Written by O'Brian Gunn
Many of us have wondered what it would be like to have superpowers, but Uncle Ben would probably agree that it’s unfortunate that power and responsibility aren’t always a package deal. In 2012, director Josh Trank and screenwriter Max Landis gave audiences a lot to think about when they debuted Chronicle, the documentary-style film about three high schoolers - Andrew, Matt, and Steve - who are given the power of telekinesis when they discover an alien object (reminiscent of a crystallized Shuma-Gorath) burrowed underground.
Andrew, the main character, keeps to himself and is usually seen (when he’s not behind the camera) in black. At home, his loving mother is dying of cancer, and his verbally and physically abusive father is a disabled former firefighter who feels as powerless as his son, but deals with his circumstances in a much more toxic way. At school, Andrew is a target for bullies and often perceived as creepy and severely withdrawn. His cousin Matt is a touch more sociable and encourages Andrew to crack his way out of his shell, and Steve is a rare popular kid who doesn’t seem to mind associating and being seen with the not-so-popular kids.
What drives Chronicle’s narrative is the question of “does power shape us, or do we shape power?” Both Matt and Steve are set up as the good guys, saving a man from drowning in a car after Andrew “accidentally” hurls him off the road for tailgating and blaring his horn at them, while Andrew remains as an unknown throughout a majority of the film in regards to whether he’s a protagonist or antagonist; he has just as much potential for either.
Andrew quickly takes to his abilities, easily mastering flying, finesse, and great displays of power as he, Steve, and Matt weave between being mischievous teenagers playing pranks on random people and testing the limits of their new abilities. Andrew starts to gain more confidence, adds some color to his wardrobe, and opens up more to Steve and Matt, noting that he’d like to travel to Tibet for a slice of serenity.
Andrew also experiences both the sweetness and bitterness of putting yourself in the public spotlight, flooring his high school during a talent show in which he uses his powers masqueraded as magic tricks, and being humiliated when he drunkenly vomits on a girl as they’re hooking up. Matt is on the receiving end of a flicker of the depths of Andrew’s still-unresolved rage when he tries to capture the moment on film. This is a catalyst that reminds Andrew that despite all his power, he’s still trapped, still powerless to save his mother, still the same old Andrew.
It’s when Andrew’s mother’s condition worsens that he uses his abilities to rob neighborhood bullies and a gas station. An accident leads to an explosion at the gas station, which likely killed the owner and leaves Andrew with severe injuries. When Andrew’s father visits him in the hospital and informs him that his mother has died and starts to hit him, Andrew’s eyes snap open and he rages into full Phoenix mode for the duration of the movie before Matt, unable to calm him down, has no choice but to kill his cousin, a self-proclaimed apex predator.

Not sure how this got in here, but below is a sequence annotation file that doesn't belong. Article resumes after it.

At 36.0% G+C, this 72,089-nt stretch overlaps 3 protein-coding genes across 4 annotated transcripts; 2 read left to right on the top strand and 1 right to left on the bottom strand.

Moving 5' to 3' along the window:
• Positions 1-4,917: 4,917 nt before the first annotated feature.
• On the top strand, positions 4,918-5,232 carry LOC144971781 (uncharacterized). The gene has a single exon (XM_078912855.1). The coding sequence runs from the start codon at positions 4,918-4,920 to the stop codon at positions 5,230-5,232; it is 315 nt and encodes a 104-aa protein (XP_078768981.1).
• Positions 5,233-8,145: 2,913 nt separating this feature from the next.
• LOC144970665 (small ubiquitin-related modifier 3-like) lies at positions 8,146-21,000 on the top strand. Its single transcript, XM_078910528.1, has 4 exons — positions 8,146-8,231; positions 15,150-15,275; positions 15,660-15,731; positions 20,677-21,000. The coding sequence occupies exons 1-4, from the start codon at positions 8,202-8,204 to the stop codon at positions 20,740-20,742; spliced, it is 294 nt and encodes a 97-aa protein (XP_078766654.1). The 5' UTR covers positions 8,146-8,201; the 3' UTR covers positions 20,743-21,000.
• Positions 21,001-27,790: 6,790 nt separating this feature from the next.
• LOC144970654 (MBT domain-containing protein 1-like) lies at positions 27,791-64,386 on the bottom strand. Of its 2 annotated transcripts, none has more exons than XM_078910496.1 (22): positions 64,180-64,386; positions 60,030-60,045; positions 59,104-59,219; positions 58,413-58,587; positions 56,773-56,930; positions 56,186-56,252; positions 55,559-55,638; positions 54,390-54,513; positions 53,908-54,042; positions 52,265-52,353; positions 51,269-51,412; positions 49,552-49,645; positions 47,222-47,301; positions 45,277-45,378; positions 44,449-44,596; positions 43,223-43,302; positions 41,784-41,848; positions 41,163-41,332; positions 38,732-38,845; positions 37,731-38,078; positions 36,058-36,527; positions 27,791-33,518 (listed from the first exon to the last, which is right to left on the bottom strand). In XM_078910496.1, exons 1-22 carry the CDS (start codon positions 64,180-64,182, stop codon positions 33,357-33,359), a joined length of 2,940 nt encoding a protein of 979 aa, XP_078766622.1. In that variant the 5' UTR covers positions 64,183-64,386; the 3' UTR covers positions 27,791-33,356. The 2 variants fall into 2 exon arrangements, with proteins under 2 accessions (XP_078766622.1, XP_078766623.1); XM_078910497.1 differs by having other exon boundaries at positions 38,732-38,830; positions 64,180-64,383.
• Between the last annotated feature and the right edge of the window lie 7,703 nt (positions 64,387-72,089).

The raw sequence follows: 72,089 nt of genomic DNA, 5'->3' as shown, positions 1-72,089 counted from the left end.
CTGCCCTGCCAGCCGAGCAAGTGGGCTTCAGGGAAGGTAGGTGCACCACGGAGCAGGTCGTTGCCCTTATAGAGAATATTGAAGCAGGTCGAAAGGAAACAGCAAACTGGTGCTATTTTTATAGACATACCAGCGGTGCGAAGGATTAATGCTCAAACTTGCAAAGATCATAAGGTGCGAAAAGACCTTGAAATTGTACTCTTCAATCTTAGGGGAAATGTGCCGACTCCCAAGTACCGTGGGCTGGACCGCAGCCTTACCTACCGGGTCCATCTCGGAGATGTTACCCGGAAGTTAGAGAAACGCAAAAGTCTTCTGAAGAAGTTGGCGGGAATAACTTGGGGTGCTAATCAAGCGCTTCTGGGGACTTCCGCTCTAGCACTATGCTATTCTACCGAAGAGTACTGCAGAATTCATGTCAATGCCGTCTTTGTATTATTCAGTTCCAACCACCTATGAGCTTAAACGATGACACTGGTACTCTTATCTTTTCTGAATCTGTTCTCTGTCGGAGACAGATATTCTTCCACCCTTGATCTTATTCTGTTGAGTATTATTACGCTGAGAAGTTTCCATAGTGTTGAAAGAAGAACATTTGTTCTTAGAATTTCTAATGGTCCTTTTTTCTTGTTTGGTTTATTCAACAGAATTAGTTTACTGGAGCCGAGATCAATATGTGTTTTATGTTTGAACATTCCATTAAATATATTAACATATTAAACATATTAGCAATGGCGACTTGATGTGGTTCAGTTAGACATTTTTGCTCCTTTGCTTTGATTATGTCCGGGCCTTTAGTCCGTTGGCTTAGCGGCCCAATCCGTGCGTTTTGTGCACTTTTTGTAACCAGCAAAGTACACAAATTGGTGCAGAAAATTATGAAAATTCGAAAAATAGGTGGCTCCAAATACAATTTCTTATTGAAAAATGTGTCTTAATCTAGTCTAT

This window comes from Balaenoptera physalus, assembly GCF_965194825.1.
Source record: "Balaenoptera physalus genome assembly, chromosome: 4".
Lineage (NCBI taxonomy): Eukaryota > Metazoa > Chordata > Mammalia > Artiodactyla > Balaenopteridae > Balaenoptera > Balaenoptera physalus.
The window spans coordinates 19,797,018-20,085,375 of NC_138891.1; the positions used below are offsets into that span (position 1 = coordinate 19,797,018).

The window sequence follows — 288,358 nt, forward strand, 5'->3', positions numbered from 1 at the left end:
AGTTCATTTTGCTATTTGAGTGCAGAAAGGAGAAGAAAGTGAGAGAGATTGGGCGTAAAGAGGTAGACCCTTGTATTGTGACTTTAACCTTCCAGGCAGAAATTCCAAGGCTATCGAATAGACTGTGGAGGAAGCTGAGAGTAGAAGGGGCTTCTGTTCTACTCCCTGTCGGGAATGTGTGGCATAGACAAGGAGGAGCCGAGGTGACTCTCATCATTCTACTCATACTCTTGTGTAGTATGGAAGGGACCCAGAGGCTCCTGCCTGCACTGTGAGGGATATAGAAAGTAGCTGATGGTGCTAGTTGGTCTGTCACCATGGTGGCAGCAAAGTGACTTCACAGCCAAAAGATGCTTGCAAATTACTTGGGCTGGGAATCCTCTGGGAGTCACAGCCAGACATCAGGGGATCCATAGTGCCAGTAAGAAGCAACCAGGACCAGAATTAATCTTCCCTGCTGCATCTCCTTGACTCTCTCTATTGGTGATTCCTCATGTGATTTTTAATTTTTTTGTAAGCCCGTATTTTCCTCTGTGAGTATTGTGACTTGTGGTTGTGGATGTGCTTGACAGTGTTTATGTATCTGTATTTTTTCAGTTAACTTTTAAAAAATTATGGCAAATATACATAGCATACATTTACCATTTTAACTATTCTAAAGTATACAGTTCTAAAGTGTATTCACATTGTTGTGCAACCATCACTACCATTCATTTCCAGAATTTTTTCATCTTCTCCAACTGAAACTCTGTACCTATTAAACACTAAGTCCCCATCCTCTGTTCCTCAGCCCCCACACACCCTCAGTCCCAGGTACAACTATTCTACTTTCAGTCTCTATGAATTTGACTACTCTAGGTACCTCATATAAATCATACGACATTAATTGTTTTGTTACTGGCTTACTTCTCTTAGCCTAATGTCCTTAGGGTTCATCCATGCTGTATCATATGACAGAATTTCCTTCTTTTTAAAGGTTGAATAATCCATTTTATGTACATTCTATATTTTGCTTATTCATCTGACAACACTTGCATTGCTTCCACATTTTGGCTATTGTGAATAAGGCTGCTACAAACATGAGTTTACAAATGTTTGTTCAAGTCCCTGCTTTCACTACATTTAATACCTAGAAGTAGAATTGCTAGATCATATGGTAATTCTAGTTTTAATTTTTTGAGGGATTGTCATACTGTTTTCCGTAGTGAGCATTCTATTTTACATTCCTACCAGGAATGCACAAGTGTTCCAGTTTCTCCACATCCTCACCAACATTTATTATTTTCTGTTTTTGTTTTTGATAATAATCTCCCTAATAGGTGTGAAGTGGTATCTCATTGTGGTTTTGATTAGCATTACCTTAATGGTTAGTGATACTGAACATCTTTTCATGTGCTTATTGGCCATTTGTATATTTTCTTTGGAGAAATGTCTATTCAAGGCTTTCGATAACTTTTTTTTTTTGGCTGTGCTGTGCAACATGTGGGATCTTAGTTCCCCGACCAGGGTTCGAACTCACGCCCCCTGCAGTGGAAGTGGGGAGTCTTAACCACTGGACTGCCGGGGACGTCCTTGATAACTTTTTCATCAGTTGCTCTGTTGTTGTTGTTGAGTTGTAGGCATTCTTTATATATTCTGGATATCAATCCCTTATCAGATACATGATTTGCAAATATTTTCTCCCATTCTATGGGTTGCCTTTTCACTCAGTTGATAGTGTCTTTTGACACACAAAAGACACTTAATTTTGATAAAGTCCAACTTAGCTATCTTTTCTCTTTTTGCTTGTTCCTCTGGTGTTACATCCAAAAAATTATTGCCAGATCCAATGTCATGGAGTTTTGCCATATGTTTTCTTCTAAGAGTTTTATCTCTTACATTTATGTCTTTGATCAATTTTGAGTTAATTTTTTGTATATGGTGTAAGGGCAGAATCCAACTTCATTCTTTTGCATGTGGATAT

This movie was a jab in the gut for me. I could easily identify with Andrew, as I’m also an introvert (I hesitate to use “loner”), was bullied for a period of time in high school, and my home life wasn’t the best, either. Andrew isn’t much different from the many school shooters who seem to crop up damn near every day, and Chronicle gives us an example of what can happen when we don’t handle our emotions in a healthy way and when we feel like we have no agency in life. While I can understand resorting to criminal actions for what you see as a noble outcome and standing up for yourself by any means you feel necessary, I also feel that Andrew had opportunities to let Matt, Steve, and his mom provide him with the support he needed to work through his anger and gain much-needed clarity. But then again, how much help do you think you need when you can fly and lift cars with your mind?
And this review wouldn’t be complete without touching on Josh Trank and Mike Landis, both of whom have sordid and controversial pasts, and both of whom seem perfect to write/direct a movie about a self-destructive adolescent who has power but often seems to lack the temperament to use it wisely. After all, creative types can’t help but imbue a bit of themselves in their creations.
Chronicle might not bring anything new to philosophical discussions about morality and power, but the documentary style offers up a deeper insight into the film’s characters. It’s deeply personal to be captured and preserved on camera, especially without filters, editing, or special effects. And much like receiving superpowers, the camera has the ability to show you facets of your true personality that simmer just underneath the surface, waiting to be revealed to yourself and the world.
Next Up: Alan Moore’s Supreme: Story of the Year, which offers an alternate take on Superman. In this self-contained story arc, Supreme explores his origins after losing his memory (in typical comic book fashion), taking readers on a journey through Little Haven and Omegapolis as Moore serves up his distinct commentary on not just superheroes, but comic books as a colorful and historic entity.